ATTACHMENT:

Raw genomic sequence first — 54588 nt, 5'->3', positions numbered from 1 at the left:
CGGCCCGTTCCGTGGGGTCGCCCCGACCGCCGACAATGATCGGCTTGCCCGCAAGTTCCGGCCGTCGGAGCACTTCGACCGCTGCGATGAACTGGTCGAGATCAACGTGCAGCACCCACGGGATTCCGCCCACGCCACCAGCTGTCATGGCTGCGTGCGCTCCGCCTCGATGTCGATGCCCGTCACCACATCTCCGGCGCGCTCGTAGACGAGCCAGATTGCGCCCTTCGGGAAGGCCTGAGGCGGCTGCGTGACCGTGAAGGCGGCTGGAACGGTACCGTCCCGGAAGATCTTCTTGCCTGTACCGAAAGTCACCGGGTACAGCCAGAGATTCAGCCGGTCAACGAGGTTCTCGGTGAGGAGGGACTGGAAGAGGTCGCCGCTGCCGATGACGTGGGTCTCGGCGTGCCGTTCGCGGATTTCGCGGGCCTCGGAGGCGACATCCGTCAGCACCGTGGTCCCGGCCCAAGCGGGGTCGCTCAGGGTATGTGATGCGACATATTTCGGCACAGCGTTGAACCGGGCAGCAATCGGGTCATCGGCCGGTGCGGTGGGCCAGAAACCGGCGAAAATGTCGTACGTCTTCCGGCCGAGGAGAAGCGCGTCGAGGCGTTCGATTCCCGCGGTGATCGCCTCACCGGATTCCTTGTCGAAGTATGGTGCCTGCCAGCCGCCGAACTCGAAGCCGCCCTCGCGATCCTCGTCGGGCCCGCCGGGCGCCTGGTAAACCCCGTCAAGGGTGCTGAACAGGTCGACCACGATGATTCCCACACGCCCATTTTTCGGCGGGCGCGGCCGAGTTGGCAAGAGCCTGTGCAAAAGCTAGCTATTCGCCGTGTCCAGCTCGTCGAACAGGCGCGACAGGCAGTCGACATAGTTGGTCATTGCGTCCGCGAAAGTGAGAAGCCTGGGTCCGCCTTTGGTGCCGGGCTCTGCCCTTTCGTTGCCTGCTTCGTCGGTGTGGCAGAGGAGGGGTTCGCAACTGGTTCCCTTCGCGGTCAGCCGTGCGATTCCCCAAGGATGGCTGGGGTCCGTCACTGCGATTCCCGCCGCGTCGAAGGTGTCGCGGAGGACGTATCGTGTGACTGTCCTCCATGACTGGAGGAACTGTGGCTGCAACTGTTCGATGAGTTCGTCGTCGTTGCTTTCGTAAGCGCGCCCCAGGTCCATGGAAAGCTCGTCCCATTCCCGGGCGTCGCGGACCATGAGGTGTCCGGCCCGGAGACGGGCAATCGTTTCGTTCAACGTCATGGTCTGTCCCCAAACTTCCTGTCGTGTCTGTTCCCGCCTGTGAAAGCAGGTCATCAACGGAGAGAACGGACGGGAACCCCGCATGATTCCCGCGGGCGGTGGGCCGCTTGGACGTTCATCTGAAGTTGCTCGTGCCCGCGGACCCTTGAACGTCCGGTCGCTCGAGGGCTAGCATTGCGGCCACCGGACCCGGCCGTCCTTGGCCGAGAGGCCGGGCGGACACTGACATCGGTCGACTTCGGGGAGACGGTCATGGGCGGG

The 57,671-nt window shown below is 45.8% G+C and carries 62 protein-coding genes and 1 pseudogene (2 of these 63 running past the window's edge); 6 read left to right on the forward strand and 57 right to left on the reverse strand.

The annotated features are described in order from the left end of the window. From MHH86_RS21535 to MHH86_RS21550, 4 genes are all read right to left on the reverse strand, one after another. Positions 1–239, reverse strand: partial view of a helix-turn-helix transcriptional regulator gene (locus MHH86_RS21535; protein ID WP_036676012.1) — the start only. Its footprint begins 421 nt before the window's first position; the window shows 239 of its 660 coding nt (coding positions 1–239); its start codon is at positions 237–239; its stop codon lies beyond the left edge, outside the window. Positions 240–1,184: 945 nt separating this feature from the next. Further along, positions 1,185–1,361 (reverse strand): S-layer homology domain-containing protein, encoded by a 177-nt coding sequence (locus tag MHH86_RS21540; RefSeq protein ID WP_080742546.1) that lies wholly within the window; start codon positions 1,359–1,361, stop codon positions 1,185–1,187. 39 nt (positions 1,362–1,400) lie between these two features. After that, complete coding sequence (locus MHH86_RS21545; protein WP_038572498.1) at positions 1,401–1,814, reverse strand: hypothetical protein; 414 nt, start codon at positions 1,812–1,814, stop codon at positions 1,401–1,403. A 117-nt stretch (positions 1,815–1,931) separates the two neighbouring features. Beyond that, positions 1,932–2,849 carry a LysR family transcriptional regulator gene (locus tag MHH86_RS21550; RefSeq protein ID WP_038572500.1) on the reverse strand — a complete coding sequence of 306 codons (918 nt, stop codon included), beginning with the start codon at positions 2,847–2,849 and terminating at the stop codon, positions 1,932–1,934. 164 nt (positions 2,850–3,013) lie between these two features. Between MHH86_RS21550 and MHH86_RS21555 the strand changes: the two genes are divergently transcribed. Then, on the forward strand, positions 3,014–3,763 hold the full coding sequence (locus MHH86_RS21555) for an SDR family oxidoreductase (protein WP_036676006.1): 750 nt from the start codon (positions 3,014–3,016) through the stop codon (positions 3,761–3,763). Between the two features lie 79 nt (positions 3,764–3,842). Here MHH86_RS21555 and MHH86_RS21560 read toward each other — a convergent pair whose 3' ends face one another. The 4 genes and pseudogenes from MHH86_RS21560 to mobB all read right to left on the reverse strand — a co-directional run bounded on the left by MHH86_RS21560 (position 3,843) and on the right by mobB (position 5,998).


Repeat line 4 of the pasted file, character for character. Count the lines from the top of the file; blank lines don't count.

The annotated features are described in order from the left end of the window. From MHH86_RS21535 to MHH86_RS21550, 4 genes are all read right to left on the reverse strand, one after another. Positions 1–239, reverse strand: partial view of a helix-turn-helix transcriptional regulator gene (locus MHH86_RS21535; protein ID WP_036676012.1) — the start only. Its footprint begins 421 nt before the window's first position; the window shows 239 of its 660 coding nt (coding positions 1–239); its start codon is at positions 237–239; its stop codon lies beyond the left edge, outside the window. Positions 240–1,184: 945 nt separating this feature from the next. Further along, positions 1,185–1,361 (reverse strand): S-layer homology domain-containing protein, encoded by a 177-nt coding sequence (locus tag MHH86_RS21540; RefSeq protein ID WP_080742546.1) that lies wholly within the window; start codon positions 1,359–1,361, stop codon positions 1,185–1,187. 39 nt (positions 1,362–1,400) lie between these two features. After that, complete coding sequence (locus MHH86_RS21545; protein WP_038572498.1) at positions 1,401–1,814, reverse strand: hypothetical protein; 414 nt, start codon at positions 1,812–1,814, stop codon at positions 1,401–1,403. A 117-nt stretch (positions 1,815–1,931) separates the two neighbouring features. Beyond that, positions 1,932–2,849 carry a LysR family transcriptional regulator gene (locus tag MHH86_RS21550; RefSeq protein ID WP_038572500.1) on the reverse strand — a complete coding sequence of 306 codons (918 nt, stop codon included), beginning with the start codon at positions 2,847–2,849 and terminating at the stop codon, positions 1,932–1,934. 164 nt (positions 2,850–3,013) lie between these two features. Between MHH86_RS21550 and MHH86_RS21555 the strand changes: the two genes are divergently transcribed. Then, on the forward strand, positions 3,014–3,763 hold the full coding sequence (locus MHH86_RS21555) for an SDR family oxidoreductase (protein WP_036676006.1): 750 nt from the start codon (positions 3,014–3,016) through the stop codon (positions 3,761–3,763). Between the two features lie 79 nt (positions 3,764–3,842). Here MHH86_RS21555 and MHH86_RS21560 read toward each other — a convergent pair whose 3' ends face one another. The 4 genes and pseudogenes from MHH86_RS21560 to mobB all read right to left on the reverse strand — a co-directional run bounded on the left by MHH86_RS21560 (position 3,843) and on the right by mobB (position 5,998).